Compressive Sampling OCT

Acquiring three dimensional image volumes with techniques such as Optical Coherence Tomography (OCT) relies on reconstructing the tissue layers based on reflection of light from tissue interfaces. One B-mode scan in an image is acquired by scanning and concatenating several A-mode scans, and several contiguous slices are acquired to assemble a full 3D image volume. In this work, we demonstrate how Compressive Sampling (CS) can be used to accurately reconstruct 3D OCT images with minimal quality degradation from a subset of the original image. The full 3D image is reconstructed from sparsely sampled data by exploiting the sparsity of the image in a carefully chosen transform domain. We use several sub-sampling schemes, recover the full 3D image using CS, and show that there is negligible effect on clinically relevant morphometric measurements of the optic nerve head in the recovered image. The potential outcome of this work is a significant reduction in OCT image acquisition time, with possible extensions to speeding up acquisition in other imaging modalities such as ultrasound and MRI.

Human Optic Nerve Head (ONH) volume from a 830nm Spectrometer-based OCT system was used as model data to evaluate CS recovery technique. The sparsely sampled OCT image volume that would be acquired by our proposed method of skipping horizontal and vertical raster-scan lines (Figure 1) was simulated by applying a binary restriction mask to the data.
Figure 1: Scan pattern consisting of randomly spaced horizontal B-scans and randomly. En face section was extracted from the sub-sampled model volume.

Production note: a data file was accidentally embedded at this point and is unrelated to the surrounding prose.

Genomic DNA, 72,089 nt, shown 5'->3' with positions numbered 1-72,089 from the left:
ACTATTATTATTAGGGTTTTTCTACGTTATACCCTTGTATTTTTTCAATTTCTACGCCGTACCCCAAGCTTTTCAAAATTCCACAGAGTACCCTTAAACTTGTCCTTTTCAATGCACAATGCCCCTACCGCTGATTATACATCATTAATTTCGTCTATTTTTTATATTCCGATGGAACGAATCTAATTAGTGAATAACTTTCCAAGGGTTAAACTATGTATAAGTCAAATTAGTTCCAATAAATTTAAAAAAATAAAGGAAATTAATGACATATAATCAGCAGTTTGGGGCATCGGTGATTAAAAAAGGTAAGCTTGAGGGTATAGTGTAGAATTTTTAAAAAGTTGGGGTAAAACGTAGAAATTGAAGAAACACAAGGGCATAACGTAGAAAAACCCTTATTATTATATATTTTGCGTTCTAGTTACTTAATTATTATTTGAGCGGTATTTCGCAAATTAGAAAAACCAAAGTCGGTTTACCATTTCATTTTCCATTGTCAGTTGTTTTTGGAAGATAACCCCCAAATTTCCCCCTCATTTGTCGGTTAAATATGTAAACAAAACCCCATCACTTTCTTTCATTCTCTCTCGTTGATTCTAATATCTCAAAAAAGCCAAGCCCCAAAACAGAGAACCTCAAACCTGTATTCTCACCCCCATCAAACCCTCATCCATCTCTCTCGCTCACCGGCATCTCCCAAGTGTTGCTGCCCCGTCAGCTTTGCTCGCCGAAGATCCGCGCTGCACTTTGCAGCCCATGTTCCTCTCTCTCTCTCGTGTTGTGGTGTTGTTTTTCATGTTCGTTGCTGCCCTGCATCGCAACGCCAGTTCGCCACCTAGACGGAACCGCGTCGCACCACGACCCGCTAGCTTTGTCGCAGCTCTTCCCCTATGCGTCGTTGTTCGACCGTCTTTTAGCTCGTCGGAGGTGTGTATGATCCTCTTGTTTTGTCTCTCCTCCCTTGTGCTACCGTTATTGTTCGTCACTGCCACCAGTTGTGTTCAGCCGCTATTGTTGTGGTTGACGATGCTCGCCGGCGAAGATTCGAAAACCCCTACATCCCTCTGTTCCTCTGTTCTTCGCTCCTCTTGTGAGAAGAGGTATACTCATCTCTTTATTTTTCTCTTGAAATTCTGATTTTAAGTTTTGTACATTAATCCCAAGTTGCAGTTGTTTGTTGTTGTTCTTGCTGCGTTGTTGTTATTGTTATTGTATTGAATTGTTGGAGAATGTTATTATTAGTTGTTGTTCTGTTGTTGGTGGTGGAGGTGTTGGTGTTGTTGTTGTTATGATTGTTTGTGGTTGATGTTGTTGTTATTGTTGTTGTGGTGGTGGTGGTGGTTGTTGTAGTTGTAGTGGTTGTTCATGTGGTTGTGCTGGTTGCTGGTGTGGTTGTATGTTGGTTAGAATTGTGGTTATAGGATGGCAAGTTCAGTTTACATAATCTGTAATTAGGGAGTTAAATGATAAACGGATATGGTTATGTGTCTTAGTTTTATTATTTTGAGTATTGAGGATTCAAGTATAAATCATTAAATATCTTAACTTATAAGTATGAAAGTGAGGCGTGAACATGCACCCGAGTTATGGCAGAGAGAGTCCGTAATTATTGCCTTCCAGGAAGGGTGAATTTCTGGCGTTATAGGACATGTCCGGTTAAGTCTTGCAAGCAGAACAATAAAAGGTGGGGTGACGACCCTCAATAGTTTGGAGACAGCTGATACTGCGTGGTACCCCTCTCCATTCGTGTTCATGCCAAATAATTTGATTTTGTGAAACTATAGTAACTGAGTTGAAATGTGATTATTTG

Representative results from the CS OCT are presented in Figure 2 and Figure 3. Figure 2 compares CS recovery technique to bilinear interpolation on a volume with 53% missing data, and Figure 3 presents representative B-scans recovered with CS in volumes with 23, 35, 61 and 75% missing data.
Figure 2: CS-Recovery results with a volume missing 53% data. The model B-scan (a) is taken from the full data. (b) is a sample B-scan after the binary mask has been applied. (c) and (d) are the recovered results using CS and bilinear interpolation, respectively. Note that bilinear interpolation shows an undesirable staircase effect while CS results in good quality reconstruction.

Figure 3: Representative slices recovered with CS in volumes with 23%, 35%, 61% and 75% missing data.

Fewer total B-scans are required for CS-based recovery of the OCT volume, reducing the acquisition time with minimal degradation in image quality. The reduction in the OCT scan time limits the discomfort of a subject during the scan and reduces the amount of motion artifact. Image reconstruction with CS preserved the smoothness of sharp features in the optic cup, whereas standard bilinear interpolation resulted in staircase effect and loss of detail. The Compressed Sensing scan pattern is compatible with existing OCT acquisition hardware, and has the potential to reduce the acquisition time in applications such as retinal imaging where the Ascan rate is limited by the maximum permitted optical exposure.


E. Lebed, P.J. Mackenzie, M. V. Sarunic, M.F. Beg, "Rapid Volumetric OCT Image Acquisition Using Compressive Sampling", Opt. Express 18 (20), 21003-21012 (2010).